Choice of cleaning equipment can also make a positive impression. Modern trolley systems, for example, allow cleaning team members to carry all their products, tools, and equipment neatly and tidily around a facility while also being highly visible. The modular TASKI Trolley system allows almost infinite configurations so that teams can create the ideal workstation for ergonomic, efficient, and productive working.
Equipment such as compact scrubber driers or backpack vacuum cleaners are ideal for busy and confined spaces because they are unobtrusive. They can be used when people are present with less disruption. Cordless battery powered models remove the need for a trailing mains cable which aids mobility and removes a potential trip hazard from the working area.
Larger scrubber driers, especially the ride-on models used in corridors and open areas, also offer an opportunity to highlight cleaning processes. In themselves these advanced machines demonstrate a professional approach. Many hospitals have added special branding and messaging to their machines to make them more “user friendly”, explain what they are doing, or to encourage people to “wash your hands.”
The use of floor care machinery leads to another factor in perceptions: sound. Everyone is familiar with, for example, the sound a vacuum cleaner makes and hearing one will reassure that an area is being cleaned. But excessive sound can be unpleasant and unwelcome. The latest generation vacuum cleaners and floorcare machines are more powerful yet far quieter than previous-generation models which makes them better suited to busy areas.
Addressing the senses
Hospitals and care homes are often full of smells that will affect perceptions. Even odours with pleasant associations – such as food – can be overpowering if they are too strong. Modern cleaning products contain ingredients that can eliminate or neutralise bad odours and their causes to help create a pleasant environment.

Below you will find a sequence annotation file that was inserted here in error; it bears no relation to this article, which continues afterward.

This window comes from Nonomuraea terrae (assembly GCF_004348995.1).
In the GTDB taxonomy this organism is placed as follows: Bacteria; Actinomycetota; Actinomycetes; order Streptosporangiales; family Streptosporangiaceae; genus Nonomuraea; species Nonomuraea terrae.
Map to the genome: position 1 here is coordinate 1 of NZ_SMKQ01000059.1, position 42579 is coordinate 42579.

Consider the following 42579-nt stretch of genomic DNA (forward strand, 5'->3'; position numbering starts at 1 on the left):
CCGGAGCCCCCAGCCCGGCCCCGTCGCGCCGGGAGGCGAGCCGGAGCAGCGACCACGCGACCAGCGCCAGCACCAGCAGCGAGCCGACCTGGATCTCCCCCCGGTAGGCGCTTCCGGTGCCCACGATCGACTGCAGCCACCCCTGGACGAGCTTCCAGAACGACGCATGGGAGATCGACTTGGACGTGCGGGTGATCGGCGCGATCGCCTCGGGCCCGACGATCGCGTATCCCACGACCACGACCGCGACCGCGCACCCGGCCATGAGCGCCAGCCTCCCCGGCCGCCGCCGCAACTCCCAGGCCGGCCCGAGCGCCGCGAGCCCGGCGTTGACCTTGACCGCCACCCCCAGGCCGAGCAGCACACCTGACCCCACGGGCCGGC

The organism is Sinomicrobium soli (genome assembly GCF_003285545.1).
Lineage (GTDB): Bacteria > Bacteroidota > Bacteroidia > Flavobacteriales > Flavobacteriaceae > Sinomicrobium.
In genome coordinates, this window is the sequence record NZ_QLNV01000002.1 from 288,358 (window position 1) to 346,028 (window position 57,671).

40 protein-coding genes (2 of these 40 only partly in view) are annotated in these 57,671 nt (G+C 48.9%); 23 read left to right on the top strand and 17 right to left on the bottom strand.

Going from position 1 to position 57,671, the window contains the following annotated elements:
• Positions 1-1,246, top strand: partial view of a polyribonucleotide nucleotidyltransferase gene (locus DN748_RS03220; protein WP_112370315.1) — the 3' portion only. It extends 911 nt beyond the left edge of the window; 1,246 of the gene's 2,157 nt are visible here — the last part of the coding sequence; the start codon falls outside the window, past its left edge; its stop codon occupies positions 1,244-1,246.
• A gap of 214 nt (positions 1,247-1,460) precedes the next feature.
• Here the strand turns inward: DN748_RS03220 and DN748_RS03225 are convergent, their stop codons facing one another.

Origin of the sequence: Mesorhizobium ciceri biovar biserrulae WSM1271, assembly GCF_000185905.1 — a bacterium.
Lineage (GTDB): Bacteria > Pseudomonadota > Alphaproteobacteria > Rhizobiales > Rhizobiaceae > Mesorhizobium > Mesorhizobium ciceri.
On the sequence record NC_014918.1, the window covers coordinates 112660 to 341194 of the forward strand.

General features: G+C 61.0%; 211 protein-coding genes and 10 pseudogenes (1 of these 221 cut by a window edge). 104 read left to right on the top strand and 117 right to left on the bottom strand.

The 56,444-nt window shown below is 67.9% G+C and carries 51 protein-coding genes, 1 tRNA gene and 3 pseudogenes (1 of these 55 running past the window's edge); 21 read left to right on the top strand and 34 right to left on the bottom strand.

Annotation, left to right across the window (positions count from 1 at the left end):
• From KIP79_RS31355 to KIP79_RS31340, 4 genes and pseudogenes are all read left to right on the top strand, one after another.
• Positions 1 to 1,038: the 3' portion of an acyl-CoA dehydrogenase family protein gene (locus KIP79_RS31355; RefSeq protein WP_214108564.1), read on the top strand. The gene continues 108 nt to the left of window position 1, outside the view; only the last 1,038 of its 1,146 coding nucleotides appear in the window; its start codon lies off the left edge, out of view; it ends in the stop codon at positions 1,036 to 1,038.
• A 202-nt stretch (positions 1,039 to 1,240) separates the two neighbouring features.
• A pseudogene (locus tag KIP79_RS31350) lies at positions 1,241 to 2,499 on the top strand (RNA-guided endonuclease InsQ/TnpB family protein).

While the chlorinous smell of disinfectant might suggest a clean environment, it can be rather unpleasant and, in the worst extremes, overpowering. Many facilities continue to use chlorine-based products and strong odours should not be a problem when they are used correctly for the appropriate task. However, there are times when alternatives might be suitable. Products in Diversey’s Oxivir range, for example, contain patented Accelerated Hydrogen Peroxide, which offers advantages over traditional disinfectants. These include broad spectrum efficacy against a wide range of pathogens, suitability for more surfaces, and no unpleasant or overpowering odours.
Many hospitals and care homes have reduced or eliminated their reliance on cleaning products altogether. Microfibre cloths and mops, for example, can clean hard surfaces effectively when used with water alone. Scrubber drier pads impregnated with microscopic diamonds offer a chemical-free alternative for cleaning hard floors.
Touch can also be a factor on perceptions. Sticky tabletops, bed rails, door handles, light switches or other surfaces can easily give the wrong impression. A typical cause is using a product incorrectly or at the wrong concentration. This is easily remedied by choosing the right products and using them properly.
Cleaning and hygiene are critical aspects of any healthcare facility’s daily routine. The main requirement is always to create a safe environment for patients, guests, visitors, and staff. Configuring processes properly and choosing the right combination of products is critical. This will help cleaning teams to meet their objectives consistently to meet and maintain the highest possible standards. And that will always improve reputation and perceptions.
Donna Mitchell is sector marketing manager, healthcare at Diversey UK & Ireland.
For more information visit www.diversey.com